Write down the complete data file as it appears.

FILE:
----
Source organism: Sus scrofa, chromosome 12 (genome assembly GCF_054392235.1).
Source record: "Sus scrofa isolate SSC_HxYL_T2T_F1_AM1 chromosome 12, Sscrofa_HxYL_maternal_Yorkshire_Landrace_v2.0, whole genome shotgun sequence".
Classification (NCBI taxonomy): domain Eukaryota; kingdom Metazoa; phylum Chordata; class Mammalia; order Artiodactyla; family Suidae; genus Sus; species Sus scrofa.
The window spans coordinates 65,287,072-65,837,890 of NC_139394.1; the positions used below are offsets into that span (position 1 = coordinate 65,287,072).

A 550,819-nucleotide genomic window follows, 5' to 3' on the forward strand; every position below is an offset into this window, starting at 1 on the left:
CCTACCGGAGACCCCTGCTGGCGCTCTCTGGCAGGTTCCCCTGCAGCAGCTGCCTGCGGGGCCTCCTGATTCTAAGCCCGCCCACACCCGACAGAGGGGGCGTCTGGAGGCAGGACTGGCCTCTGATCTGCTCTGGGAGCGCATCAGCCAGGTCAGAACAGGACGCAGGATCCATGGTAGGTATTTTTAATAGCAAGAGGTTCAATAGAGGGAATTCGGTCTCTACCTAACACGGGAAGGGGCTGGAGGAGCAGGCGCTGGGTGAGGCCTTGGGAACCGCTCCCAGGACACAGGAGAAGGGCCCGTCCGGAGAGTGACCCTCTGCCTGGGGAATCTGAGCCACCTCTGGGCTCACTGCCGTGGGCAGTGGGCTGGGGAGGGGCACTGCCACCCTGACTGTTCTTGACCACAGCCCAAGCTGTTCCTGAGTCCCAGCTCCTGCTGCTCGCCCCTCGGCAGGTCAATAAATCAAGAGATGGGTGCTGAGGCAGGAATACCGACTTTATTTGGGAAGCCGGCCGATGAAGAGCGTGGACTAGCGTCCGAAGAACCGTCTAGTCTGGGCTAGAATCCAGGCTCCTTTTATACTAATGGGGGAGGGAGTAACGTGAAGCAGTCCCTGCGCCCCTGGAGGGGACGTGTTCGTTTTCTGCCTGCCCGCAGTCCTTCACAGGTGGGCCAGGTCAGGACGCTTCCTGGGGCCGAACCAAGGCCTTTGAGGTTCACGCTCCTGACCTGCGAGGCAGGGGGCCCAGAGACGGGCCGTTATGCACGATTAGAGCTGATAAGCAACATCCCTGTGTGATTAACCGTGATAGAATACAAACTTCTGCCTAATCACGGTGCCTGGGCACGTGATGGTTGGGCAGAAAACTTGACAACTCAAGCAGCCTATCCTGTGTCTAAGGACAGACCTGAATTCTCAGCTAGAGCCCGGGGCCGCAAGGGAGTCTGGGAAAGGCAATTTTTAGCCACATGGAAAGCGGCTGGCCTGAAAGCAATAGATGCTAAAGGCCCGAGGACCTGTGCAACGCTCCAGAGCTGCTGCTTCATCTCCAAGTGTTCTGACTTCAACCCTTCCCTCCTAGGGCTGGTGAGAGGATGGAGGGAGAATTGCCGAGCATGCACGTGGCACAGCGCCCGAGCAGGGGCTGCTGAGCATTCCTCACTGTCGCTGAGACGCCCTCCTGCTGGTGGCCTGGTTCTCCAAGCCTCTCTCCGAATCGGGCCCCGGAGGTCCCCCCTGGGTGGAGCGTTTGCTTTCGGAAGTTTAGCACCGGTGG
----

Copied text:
Source organism: Sus scrofa, chromosome 12 (genome assembly GCF_054392235.1).
Source record: "Sus scrofa isolate SSC_HxYL_T2T_F1_AM1 chromosome 12, Sscrofa_HxYL_maternal_Yorkshire_Landrace_v2.0, whole genome shotgun sequence".
Classification (NCBI taxonomy): domain Eukaryota; kingdom Metazoa; phylum Chordata; class Mammalia; order Artiodactyla; family Suidae; genus Sus; species Sus scrofa.
The window spans coordinates 65,287,072-65,837,890 of NC_139394.1; the positions used below are offsets into that span (position 1 = coordinate 65,287,072).

A 550,819-nucleotide genomic window follows, 5' to 3' on the forward strand; every position below is an offset into this window, starting at 1 on the left:
CCTACCGGAGACCCCTGCTGGCGCTCTCTGGCAGGTTCCCCTGCAGCAGCTGCCTGCGGGGCCTCCTGATTCTAAGCCCGCCCACACCCGACAGAGGGGGCGTCTGGAGGCAGGACTGGCCTCTGATCTGCTCTGGGAGCGCATCAGCCAGGTCAGAACAGGACGCAGGATCCATGGTAGGTATTTTTAATAGCAAGAGGTTCAATAGAGGGAATTCGGTCTCTACCTAACACGGGAAGGGGCTGGAGGAGCAGGCGCTGGGTGAGGCCTTGGGAACCGCTCCCAGGACACAGGAGAAGGGCCCGTCCGGAGAGTGACCCTCTGCCTGGGGAATCTGAGCCACCTCTGGGCTCACTGCCGTGGGCAGTGGGCTGGGGAGGGGCACTGCCACCCTGACTGTTCTTGACCACAGCCCAAGCTGTTCCTGAGTCCCAGCTCCTGCTGCTCGCCCCTCGGCAGGTCAATAAATCAAGAGATGGGTGCTGAGGCAGGAATACCGACTTTATTTGGGAAGCCGGCCGATGAAGAGCGTGGACTAGCGTCCGAAGAACCGTCTAGTCTGGGCTAGAATCCAGGCTCCTTTTATACTAATGGGGGAGGGAGTAACGTGAAGCAGTCCCTGCGCCCCTGGAGGGGACGTGTTCGTTTTCTGCCTGCCCGCAGTCCTTCACAGGTGGGCCAGGTCAGGACGCTTCCTGGGGCCGAACCAAGGCCTTTGAGGTTCACGCTCCTGACCTGCGAGGCAGGGGGCCCAGAGACGGGCCGTTATGCACGATTAGAGCTGATAAGCAACATCCCTGTGTGATTAACCGTGATAGAATACAAACTTCTGCCTAATCACGGTGCCTGGGCACGTGATGGTTGGGCAGAAAACTTGACAACTCAAGCAGCCTATCCTGTGTCTAAGGACAGACCTGAATTCTCAGCTAGAGCCCGGGGCCGCAAGGGAGTCTGGGAAAGGCAATTTTTAGCCACATGGAAAGCGGCTGGCCTGAAAGCAATAGATGCTAAAGGCCCGAGGACCTGTGCAACGCTCCAGAGCTGCTGCTTCATCTCCAAGTGTTCTGACTTCAACCCTTCCCTCCTAGGGCTGGTGAGAGGATGGAGGGAGAATTGCCGAGCATGCACGTGGCACAGCGCCCGAGCAGGGGCTGCTGAGCATTCCTCACTGTCGCTGAGACGCCCTCCTGCTGGTGGCCTGGTTCTCCAAGCCTCTCTCCGAATCGGGCCCCGGAGGTCCCCCCTGGGTGGAGCGTTTGCTTTCGGAAGTTTAGCACCGGTGG